Catyph has been compared to Myst, and in general I agree that it scratches that itch, should you happen to be happily afflicted. The worlds have the same imaginative “wow” factor that draws you in and then makes you gasp. Two areas in particular brought back memories of Riven with stone cliffs, quirky architecture, and unusual plant, animal, and insect life. Brief joyrides in vehicles that go underwater or up in the air are also Cyan-like. The puzzles in Catyph are much more frequent than in the Myst series, however, and more difficult. And rather than using handwritten journals, the futuristic story here progresses via video transmissions and datalogs from an Artificial Intelligence device called M.A.I.D.EN., containing much background information about Catyph and its moons, as well as Terran culture and history. Some minor grammatical errors can be found in the large blocks of text, though perhaps that’s to be expected since it’s been translated from the original Terran.
Also like the Myst games, much effort has been put into ambient sound – the buzz of insects, the creak of metal, lapping waves and singing birds – and music. Background scores includes pensive piano and orchestral melodies found in rustic areas, uncanny techno tunes in the massive metal ships, and imperative strings during moments of drama. A vocal solo at the end took me by surprise, but works extremely well.
Catyph is a point-and-click adventure combining slideshow and 180-degree panoramic styles with animated transitions between scenes. In classic first-person fashion, you are an AFGNCAAP: Ageless, Faceless, Gender-Neutral, Culturally Ambiguous Adventure Person. Hotspots and directional arrows are tiny, though they do pulse to attract attention. Nevertheless, I sometimes missed an indicator, particularly where there was snow blowing across the screen or pools of lava flowing by (most of the arrows are red). The inventory is easy to use by merely sliding the cursor to the top of the screen. The game contains an autosave plus three save slots, which originally contained an odd glitch that has now been corrected.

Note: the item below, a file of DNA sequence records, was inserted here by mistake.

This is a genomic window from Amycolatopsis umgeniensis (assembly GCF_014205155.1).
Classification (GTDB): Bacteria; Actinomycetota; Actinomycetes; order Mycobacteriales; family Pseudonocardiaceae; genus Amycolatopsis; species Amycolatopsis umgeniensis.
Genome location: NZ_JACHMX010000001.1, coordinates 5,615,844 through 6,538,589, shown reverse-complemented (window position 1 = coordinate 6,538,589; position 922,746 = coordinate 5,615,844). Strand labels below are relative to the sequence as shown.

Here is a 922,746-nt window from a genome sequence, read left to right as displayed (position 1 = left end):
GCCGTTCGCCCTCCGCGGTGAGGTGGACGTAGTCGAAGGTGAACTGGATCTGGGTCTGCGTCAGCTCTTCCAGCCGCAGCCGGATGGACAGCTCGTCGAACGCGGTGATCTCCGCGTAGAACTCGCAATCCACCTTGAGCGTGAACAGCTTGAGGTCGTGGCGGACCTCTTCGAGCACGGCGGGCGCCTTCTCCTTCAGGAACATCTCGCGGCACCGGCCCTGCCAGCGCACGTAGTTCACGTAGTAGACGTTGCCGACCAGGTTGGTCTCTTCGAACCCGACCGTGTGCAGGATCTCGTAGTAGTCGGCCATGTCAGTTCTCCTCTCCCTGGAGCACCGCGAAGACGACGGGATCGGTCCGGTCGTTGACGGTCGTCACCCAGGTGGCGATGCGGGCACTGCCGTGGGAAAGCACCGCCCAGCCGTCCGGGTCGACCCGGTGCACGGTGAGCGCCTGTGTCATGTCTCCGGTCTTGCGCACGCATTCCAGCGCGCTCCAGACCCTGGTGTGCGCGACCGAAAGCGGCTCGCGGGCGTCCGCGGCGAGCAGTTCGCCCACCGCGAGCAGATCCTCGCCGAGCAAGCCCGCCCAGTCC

It took me almost 35 hours to finish this game, and by the time the credits launched, I really did feel as though I had been on a space odyssey. Apparently there are different endings, depending upon whether you’ve accessed all the transmissions. The final cutscene I saw was mind-blowing, and I watched it several times. It contains a couple of tantalizing ambiguities, and it’s worth paying attention after the credits to see what else occurs.
The moments I relished in Catyph: The Kunci Experiment were the long stretches of eye-popping, varied exploration; the video communications with bossy General Lantier and the elusive, golden-eyed Germinal; and the varied conundrums in each new area before the final, remarkably tough head-scratchers. But I also enjoyed the slow revelation of the story and the sense of desperation that was building toward a climax. At its heart, this is a game that aims to test your gray matter over and over again. If you are the type who finishes adventure games thinking: “that was way too easy,” this game is definitely for you. Well-thought-out, twistily-elaborate puzzle adventures don’t come down the pike all that often anymore. I recommend that you hop on board this one.